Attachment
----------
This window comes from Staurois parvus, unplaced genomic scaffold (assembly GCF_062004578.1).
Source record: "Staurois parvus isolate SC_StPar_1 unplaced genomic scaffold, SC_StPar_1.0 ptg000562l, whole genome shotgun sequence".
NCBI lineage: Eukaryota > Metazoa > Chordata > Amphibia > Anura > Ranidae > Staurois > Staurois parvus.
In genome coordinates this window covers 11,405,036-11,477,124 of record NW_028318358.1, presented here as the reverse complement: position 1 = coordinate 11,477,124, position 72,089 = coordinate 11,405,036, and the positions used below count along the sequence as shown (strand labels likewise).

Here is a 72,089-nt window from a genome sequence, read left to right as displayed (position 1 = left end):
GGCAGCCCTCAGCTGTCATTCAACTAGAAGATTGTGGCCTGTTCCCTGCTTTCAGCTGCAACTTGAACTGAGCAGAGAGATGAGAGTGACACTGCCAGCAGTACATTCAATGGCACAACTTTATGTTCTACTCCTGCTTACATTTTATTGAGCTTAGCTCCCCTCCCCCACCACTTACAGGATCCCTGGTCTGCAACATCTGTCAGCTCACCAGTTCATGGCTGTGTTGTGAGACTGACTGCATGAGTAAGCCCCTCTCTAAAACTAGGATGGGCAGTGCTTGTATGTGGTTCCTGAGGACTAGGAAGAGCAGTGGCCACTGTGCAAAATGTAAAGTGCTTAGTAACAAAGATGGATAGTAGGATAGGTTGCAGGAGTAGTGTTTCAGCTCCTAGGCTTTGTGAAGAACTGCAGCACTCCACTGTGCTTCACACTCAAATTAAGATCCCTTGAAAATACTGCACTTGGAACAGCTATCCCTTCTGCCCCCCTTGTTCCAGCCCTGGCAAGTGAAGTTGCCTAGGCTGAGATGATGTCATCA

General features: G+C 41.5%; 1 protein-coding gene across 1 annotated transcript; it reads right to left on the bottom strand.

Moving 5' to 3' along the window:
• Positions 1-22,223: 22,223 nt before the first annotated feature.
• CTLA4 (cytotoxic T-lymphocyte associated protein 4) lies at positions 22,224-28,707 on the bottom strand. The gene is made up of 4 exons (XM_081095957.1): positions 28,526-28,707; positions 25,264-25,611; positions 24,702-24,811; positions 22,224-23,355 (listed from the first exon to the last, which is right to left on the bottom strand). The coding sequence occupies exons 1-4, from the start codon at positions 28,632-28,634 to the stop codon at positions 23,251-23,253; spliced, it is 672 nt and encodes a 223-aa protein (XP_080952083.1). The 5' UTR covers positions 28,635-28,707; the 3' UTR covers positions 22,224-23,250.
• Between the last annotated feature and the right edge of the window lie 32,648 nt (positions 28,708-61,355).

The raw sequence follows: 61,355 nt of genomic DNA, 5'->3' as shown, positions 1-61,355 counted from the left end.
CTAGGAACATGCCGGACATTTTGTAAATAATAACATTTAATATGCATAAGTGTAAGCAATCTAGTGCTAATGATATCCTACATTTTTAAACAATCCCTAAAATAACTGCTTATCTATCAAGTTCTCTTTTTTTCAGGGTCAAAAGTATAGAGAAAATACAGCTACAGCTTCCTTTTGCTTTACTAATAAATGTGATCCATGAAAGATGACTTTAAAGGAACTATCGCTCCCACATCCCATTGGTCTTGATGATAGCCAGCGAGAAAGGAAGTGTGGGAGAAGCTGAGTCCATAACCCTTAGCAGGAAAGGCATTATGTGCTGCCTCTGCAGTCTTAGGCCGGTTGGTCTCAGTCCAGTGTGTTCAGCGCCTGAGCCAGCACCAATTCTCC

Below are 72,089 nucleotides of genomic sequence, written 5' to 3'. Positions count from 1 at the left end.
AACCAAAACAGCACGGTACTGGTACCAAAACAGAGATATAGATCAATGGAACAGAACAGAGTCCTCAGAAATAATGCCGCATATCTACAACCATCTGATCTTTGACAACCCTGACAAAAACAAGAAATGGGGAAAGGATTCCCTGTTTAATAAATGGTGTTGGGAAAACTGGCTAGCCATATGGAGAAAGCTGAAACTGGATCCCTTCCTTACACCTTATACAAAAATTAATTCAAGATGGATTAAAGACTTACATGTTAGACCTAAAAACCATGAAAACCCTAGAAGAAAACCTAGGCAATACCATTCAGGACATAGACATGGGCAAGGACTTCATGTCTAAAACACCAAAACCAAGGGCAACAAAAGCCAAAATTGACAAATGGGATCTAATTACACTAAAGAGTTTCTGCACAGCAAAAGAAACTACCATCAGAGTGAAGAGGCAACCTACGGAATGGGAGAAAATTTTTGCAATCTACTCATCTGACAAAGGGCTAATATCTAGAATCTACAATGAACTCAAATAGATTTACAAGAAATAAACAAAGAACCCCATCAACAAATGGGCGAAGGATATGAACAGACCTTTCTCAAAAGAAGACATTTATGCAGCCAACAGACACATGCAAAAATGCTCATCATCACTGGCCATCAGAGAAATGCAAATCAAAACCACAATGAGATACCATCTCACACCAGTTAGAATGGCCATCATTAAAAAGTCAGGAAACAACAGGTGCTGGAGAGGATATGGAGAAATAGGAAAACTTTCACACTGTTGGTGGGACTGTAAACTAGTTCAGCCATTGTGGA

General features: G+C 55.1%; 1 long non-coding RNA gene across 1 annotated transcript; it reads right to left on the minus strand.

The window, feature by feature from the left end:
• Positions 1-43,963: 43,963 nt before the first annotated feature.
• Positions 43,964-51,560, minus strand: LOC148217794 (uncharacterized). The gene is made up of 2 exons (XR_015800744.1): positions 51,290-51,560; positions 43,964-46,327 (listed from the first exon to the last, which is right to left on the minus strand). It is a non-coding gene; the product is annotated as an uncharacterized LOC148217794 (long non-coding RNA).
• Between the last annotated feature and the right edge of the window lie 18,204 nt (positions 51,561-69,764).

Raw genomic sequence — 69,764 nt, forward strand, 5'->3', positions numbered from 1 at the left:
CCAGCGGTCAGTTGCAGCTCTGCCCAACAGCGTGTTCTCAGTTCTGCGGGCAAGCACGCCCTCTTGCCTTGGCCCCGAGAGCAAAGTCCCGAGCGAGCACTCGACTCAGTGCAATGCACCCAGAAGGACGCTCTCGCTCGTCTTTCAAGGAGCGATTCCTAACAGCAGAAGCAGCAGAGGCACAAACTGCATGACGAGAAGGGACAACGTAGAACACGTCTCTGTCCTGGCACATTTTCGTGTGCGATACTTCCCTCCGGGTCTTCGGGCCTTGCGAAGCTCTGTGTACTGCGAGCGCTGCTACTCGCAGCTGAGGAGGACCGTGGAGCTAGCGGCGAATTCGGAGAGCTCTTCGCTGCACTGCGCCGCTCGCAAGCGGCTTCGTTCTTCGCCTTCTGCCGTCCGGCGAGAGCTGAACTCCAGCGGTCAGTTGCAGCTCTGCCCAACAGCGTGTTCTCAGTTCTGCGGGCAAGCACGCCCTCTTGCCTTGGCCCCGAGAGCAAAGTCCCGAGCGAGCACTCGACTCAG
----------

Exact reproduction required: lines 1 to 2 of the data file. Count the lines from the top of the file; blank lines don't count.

This window comes from Staurois parvus, unplaced genomic scaffold (assembly GCF_062004578.1).
Source record: "Staurois parvus isolate SC_StPar_1 unplaced genomic scaffold, SC_StPar_1.0 ptg000562l, whole genome shotgun sequence".